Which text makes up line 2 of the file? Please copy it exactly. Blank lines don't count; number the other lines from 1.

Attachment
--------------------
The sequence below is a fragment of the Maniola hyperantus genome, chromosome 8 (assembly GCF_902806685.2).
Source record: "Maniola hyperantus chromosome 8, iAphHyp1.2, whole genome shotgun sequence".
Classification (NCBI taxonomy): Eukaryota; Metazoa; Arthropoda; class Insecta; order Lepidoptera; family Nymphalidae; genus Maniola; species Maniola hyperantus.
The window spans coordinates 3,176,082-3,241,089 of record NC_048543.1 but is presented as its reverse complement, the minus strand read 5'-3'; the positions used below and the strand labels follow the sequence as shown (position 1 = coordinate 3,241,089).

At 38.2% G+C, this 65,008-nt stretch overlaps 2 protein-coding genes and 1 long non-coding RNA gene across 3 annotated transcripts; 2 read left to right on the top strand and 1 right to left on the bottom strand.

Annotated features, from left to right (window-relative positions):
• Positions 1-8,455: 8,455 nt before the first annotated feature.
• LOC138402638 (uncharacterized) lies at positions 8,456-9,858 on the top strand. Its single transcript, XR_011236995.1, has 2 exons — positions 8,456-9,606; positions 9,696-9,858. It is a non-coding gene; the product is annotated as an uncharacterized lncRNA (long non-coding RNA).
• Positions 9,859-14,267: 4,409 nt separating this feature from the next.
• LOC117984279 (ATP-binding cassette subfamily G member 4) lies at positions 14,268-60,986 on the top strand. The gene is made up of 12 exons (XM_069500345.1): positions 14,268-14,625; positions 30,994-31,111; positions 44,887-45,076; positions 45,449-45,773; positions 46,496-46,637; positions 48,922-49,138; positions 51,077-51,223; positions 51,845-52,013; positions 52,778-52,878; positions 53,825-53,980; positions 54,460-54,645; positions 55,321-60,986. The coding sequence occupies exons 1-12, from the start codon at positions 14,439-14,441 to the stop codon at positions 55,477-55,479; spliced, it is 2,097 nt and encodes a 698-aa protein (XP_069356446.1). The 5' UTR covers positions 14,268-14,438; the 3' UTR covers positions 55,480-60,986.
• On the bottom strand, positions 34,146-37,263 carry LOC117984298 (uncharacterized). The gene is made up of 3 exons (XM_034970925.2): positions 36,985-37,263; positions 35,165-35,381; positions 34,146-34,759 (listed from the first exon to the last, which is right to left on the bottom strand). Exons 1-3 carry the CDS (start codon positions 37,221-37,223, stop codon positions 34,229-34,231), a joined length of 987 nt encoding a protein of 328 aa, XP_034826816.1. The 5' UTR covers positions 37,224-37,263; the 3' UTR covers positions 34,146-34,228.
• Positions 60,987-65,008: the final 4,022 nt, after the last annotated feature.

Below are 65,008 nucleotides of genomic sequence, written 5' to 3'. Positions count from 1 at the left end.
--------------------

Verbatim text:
Source record: "Maniola hyperantus chromosome 8, iAphHyp1.2, whole genome shotgun sequence".